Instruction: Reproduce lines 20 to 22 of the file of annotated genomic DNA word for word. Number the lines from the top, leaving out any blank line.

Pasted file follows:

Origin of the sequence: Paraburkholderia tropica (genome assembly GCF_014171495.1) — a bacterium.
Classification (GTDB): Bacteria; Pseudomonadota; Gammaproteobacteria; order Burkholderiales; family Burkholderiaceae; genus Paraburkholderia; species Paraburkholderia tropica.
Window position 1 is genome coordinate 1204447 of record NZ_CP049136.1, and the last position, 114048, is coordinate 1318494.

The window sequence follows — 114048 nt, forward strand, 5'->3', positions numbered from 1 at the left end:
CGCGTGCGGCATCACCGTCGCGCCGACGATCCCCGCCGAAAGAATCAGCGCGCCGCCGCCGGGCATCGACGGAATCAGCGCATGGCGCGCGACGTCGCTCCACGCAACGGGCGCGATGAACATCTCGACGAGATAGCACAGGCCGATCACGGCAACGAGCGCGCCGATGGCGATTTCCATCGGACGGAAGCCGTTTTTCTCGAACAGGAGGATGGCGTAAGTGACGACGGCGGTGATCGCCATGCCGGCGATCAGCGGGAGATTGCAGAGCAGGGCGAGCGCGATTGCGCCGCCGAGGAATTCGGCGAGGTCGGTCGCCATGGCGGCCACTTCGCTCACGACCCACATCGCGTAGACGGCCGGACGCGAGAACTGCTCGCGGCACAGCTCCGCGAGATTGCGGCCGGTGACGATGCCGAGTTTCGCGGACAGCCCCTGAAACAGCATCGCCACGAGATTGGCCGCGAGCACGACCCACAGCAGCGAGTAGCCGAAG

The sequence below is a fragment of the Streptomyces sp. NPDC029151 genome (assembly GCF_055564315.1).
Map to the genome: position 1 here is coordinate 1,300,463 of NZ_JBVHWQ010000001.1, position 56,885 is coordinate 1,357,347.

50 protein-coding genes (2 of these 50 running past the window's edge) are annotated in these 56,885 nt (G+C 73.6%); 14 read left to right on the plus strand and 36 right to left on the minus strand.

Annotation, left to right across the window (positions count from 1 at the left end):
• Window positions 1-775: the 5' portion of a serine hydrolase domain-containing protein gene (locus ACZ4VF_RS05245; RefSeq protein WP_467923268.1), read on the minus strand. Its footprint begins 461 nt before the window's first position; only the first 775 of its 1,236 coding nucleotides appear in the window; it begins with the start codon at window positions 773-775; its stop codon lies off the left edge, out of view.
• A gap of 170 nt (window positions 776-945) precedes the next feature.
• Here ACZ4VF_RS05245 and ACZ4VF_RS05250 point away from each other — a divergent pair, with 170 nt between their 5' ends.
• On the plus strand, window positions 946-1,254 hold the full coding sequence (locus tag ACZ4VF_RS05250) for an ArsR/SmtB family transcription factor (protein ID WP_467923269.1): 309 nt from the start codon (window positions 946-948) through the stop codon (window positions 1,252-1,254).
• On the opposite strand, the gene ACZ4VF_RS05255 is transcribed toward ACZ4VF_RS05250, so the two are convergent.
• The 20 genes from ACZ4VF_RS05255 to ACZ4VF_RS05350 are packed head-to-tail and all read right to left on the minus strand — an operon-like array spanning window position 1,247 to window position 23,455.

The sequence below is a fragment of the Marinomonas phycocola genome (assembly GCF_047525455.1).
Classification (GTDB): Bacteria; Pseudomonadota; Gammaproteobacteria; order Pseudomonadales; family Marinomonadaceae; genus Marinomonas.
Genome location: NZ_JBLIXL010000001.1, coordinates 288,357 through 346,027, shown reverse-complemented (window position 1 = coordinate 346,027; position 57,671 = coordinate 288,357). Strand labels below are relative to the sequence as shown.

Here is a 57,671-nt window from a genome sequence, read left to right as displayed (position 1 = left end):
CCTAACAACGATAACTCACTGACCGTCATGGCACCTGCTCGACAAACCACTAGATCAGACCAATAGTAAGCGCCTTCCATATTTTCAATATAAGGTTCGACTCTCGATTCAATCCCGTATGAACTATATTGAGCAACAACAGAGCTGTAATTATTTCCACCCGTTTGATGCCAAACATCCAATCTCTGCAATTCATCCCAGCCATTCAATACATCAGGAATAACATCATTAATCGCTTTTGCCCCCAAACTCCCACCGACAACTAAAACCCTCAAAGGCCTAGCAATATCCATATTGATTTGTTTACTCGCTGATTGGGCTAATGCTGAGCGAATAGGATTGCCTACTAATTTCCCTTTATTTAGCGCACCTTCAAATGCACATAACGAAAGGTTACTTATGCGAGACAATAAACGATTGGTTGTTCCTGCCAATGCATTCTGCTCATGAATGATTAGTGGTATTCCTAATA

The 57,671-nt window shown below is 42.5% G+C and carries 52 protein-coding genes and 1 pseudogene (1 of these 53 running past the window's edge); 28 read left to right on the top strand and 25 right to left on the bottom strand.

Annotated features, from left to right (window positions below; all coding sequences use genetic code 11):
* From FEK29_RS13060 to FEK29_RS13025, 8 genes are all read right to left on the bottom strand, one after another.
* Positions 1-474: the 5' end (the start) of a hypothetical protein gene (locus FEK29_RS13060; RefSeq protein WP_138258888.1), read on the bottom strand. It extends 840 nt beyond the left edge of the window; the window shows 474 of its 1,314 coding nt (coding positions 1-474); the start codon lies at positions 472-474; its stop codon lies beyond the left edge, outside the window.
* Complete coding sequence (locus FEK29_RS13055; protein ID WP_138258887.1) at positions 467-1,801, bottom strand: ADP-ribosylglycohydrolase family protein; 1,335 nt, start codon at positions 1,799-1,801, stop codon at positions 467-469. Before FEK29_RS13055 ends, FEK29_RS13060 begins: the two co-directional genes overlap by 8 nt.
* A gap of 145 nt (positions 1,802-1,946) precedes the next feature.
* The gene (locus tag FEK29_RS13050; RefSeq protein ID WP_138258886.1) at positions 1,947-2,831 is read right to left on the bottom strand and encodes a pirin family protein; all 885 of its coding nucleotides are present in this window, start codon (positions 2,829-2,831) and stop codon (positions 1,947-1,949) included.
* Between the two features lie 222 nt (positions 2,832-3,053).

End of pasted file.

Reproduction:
CCTAACAACGATAACTCACTGACCGTCATGGCACCTGCTCGACAAACCACTAGATCAGACCAATAGTAAGCGCCTTCCATATTTTCAATATAAGGTTCGACTCTCGATTCAATCCCGTATGAACTATATTGAGCAACAACAGAGCTGTAATTATTTCCACCCGTTTGATGCCAAACATCCAATCTCTGCAATTCATCCCAGCCATTCAATACATCAGGAATAACATCATTAATCGCTTTTGCCCCCAAACTCCCACCGACAACTAAAACCCTCAAAGGCCTAGCAATATCCATATTGATTTGTTTACTCGCTGATTGGGCTAATGCTGAGCGAATAGGATTGCCTACTAATTTCCCTTTATTTAGCGCACCTTCAAATGCACATAACGAAAGGTTACTTATGCGAGACAATAAACGATTGGTTGTTCCTGCCAATGCATTCTGCTCATGAATGATTAGTGGTATTCCTAATA

The 57,671-nt window shown below is 42.5% G+C and carries 52 protein-coding genes and 1 pseudogene (1 of these 53 running past the window's edge); 28 read left to right on the top strand and 25 right to left on the bottom strand.

Annotated features, from left to right (window positions below; all coding sequences use genetic code 11):